A small victory for the American voter
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The bedrock of our American democracy, the right to vote, was strengthened Monday — or at least got a reprieve from the jackhammers — when the U.S. Supreme Court declined to come to the defense of a North Carolina law baldly designed to make it harder for African-Americans to vote.
By refusing to accept the case, the Supreme Court left in place a federal appeals court ruling that largely guts the North Carolina law, saying it disenfranchised black voters with “almost surgical precision.”
But forgive us for not cheering. The battle to protect and expand the voting franchise to every qualified American citizens is far from won. Supreme Court Chief Justice John Roberts made it clear Monday that the court refused to take the North Carolina case only for procedural reasons. Similar voting rights cases are sure to be taken up by the court, which now includes the conservative justice Neil Gorsuch, and nobody can confidently predict how it will rule.
Adding an ominous air to the uncertainty, President Donald Trump last week announced the creation of a commission to investigate voter fraud — a commission almost sure to call for redoubling efforts to restrict voting, on the pretext of curtailing voter fraud. Chairman of the commission is Vice President Mike Pence. Vice chairman of the commission is Kansas Secretary of State Kris W. Kobach. Both men have worked hard to restrict voting in their own states and across the nation, despite convincing studies that conclude large-scale voter fraud is almost unheard of.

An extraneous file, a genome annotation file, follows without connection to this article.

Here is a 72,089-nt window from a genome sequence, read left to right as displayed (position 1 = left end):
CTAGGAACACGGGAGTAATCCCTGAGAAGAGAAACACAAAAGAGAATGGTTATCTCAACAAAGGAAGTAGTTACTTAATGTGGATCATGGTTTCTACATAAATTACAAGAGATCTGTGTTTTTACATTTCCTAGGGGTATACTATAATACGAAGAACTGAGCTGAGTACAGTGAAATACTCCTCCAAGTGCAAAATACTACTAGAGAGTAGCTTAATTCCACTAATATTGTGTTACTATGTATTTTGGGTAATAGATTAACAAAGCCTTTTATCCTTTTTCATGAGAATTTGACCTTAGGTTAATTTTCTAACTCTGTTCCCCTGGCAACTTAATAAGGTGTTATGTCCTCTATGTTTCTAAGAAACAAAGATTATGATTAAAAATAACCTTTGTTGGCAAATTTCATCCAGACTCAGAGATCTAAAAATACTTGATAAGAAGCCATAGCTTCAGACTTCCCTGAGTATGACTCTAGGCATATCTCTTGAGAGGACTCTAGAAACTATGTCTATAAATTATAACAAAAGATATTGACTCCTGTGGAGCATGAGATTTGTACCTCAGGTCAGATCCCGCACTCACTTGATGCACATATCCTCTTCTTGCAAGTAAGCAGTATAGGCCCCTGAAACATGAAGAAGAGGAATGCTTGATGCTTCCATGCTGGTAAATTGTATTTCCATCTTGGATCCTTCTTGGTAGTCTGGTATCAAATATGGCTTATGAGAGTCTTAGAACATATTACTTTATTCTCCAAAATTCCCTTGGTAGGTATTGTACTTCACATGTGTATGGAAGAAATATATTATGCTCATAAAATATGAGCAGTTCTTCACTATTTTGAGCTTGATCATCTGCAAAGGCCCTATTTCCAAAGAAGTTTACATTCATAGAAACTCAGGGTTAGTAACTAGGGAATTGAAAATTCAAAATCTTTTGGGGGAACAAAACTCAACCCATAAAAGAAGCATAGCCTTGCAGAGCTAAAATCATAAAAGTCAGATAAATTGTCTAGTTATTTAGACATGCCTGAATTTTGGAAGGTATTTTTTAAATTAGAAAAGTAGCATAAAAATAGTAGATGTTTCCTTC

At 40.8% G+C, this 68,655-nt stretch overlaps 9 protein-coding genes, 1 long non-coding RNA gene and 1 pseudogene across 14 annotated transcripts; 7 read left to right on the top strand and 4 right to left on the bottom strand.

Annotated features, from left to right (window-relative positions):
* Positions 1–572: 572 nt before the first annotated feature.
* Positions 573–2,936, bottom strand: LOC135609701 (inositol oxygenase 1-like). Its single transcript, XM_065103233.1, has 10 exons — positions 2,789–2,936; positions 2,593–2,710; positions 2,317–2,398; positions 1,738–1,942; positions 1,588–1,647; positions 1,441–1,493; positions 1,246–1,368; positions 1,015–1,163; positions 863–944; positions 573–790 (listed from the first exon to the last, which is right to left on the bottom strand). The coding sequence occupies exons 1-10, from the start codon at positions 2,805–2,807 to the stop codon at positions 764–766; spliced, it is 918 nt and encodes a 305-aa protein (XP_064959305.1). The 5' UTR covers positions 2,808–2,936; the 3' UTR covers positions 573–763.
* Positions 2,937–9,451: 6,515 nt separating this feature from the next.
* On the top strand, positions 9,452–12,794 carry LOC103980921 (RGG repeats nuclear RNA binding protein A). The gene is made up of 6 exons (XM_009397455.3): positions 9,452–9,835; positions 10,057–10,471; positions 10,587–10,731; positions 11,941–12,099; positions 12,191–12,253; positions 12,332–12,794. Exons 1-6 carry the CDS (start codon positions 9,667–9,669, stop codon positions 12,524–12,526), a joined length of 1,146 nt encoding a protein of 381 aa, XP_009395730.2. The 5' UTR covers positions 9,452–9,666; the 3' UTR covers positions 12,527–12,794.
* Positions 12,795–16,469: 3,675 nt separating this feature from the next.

In actuality, voter ID laws, rollbacks in early voting and the elimination of same-day voter registration — all trumpeted as guards against fraudulent voting — are tools used by Republican-dominated state legislatures to discourage voting by Democrats. African-Americans, who overwhelming vote Democratic, are particularly targeted.
On Monday, Dale Ho, director of the American Civil Liberties Union’s Voting Rights Project, declared that “an ugly chapter in voter suppression is finally closing.” And the ACLU of North Carolina said the high court’s ruling “sends a strong message.”
But, with all respect to the ACLU, that’s awfully optimistic talk. Republicans, especially in the South, will continue to seek ways to discourage voting blocs aligned with Democrats from casting ballots.
In North Carolina, the U.S. Court of Appeals for the 4th Circuit, dismissing the justification there for a voter ID law, noted that the state could not point to a single person “who has ever been charged with committing in-person voter fraud in North Carolina.” There is, however, evidence of absentee voting fraud, and white voters are disproportionately more likely to be absentee voters.
Unsurprisingly, the North Carolina legislature did not attempt to reduce that kind of fraud.